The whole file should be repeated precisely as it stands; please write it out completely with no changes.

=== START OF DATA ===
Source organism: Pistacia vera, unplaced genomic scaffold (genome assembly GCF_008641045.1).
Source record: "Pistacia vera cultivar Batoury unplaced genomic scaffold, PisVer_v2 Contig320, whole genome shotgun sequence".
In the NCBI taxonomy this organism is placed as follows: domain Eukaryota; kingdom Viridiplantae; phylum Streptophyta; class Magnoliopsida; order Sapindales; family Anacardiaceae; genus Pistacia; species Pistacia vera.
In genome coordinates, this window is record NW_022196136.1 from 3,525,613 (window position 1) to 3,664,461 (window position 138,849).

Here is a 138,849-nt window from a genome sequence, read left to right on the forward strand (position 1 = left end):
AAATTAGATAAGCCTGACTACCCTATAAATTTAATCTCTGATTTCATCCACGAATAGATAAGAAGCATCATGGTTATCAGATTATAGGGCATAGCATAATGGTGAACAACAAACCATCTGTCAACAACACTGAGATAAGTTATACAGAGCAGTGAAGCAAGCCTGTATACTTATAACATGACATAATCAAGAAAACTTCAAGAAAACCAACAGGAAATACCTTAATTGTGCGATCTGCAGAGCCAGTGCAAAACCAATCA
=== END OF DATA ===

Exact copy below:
Source organism: Pistacia vera, unplaced genomic scaffold (genome assembly GCF_008641045.1).
Source record: "Pistacia vera cultivar Batoury unplaced genomic scaffold, PisVer_v2 Contig320, whole genome shotgun sequence".
In the NCBI taxonomy this organism is placed as follows: domain Eukaryota; kingdom Viridiplantae; phylum Streptophyta; class Magnoliopsida; order Sapindales; family Anacardiaceae; genus Pistacia; species Pistacia vera.
In genome coordinates, this window is record NW_022196136.1 from 3,525,613 (window position 1) to 3,664,461 (window position 138,849).

Here is a 138,849-nt window from a genome sequence, read left to right on the forward strand (position 1 = left end):
AAATTAGATAAGCCTGACTACCCTATAAATTTAATCTCTGATTTCATCCACGAATAGATAAGAAGCATCATGGTTATCAGATTATAGGGCATAGCATAATGGTGAACAACAAACCATCTGTCAACAACACTGAGATAAGTTATACAGAGCAGTGAAGCAAGCCTGTATACTTATAACATGACATAATCAAGAAAACTTCAAGAAAACCAACAGGAAATACCTTAATTGTGCGATCTGCAGAGCCAGTGCAAAACCAATCA